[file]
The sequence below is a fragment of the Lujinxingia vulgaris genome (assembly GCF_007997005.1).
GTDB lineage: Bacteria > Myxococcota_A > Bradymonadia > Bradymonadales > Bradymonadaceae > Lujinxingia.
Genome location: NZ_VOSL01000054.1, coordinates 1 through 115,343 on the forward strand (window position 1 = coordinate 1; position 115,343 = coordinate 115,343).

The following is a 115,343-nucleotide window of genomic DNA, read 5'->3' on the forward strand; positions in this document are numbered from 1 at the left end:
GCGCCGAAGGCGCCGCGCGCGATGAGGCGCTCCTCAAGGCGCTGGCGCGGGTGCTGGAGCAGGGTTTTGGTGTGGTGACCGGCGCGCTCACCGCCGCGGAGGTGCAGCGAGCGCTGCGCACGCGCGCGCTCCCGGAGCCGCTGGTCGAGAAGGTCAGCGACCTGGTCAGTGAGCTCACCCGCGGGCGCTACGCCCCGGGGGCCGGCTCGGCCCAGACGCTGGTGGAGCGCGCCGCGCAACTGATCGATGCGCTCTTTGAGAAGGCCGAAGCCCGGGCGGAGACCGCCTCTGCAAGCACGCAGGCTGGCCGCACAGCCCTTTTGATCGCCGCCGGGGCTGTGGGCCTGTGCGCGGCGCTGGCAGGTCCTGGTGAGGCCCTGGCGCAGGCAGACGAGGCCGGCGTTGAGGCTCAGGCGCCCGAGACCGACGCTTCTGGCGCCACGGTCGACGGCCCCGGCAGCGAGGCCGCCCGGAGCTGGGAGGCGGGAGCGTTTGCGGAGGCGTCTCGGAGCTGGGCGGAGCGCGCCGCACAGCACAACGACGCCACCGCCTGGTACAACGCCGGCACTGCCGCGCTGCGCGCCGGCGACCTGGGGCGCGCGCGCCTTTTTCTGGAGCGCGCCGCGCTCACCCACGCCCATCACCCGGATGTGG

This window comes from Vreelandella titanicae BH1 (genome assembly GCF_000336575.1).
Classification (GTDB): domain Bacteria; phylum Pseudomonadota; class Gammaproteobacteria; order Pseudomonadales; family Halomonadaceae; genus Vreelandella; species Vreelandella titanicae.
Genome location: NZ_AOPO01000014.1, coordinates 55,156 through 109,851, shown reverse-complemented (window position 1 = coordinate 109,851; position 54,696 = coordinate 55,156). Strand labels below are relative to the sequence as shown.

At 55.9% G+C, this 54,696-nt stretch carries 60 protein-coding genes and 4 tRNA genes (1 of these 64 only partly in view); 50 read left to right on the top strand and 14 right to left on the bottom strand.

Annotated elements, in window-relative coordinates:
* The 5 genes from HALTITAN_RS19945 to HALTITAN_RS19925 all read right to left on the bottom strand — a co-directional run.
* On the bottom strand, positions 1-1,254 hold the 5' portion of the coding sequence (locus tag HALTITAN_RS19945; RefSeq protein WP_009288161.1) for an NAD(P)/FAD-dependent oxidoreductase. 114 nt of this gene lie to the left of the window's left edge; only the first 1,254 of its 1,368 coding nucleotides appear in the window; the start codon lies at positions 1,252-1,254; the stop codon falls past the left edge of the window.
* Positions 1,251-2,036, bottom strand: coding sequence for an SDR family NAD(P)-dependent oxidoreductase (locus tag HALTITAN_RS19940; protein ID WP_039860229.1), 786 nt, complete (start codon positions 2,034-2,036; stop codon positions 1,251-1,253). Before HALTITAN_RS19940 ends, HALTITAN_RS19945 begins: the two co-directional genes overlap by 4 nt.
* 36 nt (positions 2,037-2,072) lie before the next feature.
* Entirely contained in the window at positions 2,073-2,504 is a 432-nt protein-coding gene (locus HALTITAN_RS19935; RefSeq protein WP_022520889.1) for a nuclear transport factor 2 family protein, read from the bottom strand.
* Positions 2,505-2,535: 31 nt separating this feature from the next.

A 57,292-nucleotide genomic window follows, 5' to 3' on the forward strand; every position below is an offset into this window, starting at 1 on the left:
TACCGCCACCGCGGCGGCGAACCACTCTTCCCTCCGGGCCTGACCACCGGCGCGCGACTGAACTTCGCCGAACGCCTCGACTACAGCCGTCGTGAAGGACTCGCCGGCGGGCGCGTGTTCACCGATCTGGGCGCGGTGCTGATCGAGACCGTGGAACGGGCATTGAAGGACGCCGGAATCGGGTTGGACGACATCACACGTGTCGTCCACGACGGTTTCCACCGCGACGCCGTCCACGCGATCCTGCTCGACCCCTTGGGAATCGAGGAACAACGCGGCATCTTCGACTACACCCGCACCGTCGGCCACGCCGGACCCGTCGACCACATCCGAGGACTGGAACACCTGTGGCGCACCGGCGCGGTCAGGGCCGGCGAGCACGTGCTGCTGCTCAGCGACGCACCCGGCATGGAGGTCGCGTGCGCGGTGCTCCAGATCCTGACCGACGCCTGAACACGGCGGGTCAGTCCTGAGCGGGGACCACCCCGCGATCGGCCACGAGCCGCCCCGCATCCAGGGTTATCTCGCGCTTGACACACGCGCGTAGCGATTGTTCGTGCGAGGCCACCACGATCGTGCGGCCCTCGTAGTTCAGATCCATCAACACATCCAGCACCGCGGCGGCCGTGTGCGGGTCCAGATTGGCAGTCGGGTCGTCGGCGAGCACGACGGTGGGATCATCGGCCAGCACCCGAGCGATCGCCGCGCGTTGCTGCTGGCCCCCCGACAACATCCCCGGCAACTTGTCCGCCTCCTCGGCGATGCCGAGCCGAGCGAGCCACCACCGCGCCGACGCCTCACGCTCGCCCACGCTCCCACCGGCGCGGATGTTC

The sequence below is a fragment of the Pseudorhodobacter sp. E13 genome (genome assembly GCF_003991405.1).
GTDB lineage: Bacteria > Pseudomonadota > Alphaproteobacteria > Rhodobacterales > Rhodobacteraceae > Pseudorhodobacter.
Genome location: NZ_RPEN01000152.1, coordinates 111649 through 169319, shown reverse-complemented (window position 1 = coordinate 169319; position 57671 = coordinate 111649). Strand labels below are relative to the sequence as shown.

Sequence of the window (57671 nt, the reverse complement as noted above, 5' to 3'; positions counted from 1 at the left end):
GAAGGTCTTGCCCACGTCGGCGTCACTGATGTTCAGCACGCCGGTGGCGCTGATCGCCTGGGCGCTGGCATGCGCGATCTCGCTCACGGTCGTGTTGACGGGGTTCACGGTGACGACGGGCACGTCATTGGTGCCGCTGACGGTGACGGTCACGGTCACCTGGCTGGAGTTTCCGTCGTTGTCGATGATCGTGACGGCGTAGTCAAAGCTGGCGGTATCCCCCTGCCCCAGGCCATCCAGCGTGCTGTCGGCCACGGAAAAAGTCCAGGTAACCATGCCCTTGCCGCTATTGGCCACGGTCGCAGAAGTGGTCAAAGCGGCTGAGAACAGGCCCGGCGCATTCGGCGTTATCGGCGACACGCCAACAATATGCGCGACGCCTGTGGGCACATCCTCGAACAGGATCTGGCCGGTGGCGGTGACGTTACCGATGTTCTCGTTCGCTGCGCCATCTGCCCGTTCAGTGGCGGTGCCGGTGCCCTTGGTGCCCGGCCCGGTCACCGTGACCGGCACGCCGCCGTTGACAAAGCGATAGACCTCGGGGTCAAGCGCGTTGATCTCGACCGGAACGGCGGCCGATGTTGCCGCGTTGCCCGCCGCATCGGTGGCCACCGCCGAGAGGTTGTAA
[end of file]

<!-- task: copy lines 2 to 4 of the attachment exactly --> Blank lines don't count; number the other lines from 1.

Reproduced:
GTDB lineage: Bacteria > Myxococcota_A > Bradymonadia > Bradymonadales > Bradymonadaceae > Lujinxingia.
Genome location: NZ_VOSL01000054.1, coordinates 1 through 115,343 on the forward strand (window position 1 = coordinate 1; position 115,343 = coordinate 115,343).

The following is a 115,343-nucleotide window of genomic DNA, read 5'->3' on the forward strand; positions in this document are numbered from 1 at the left end: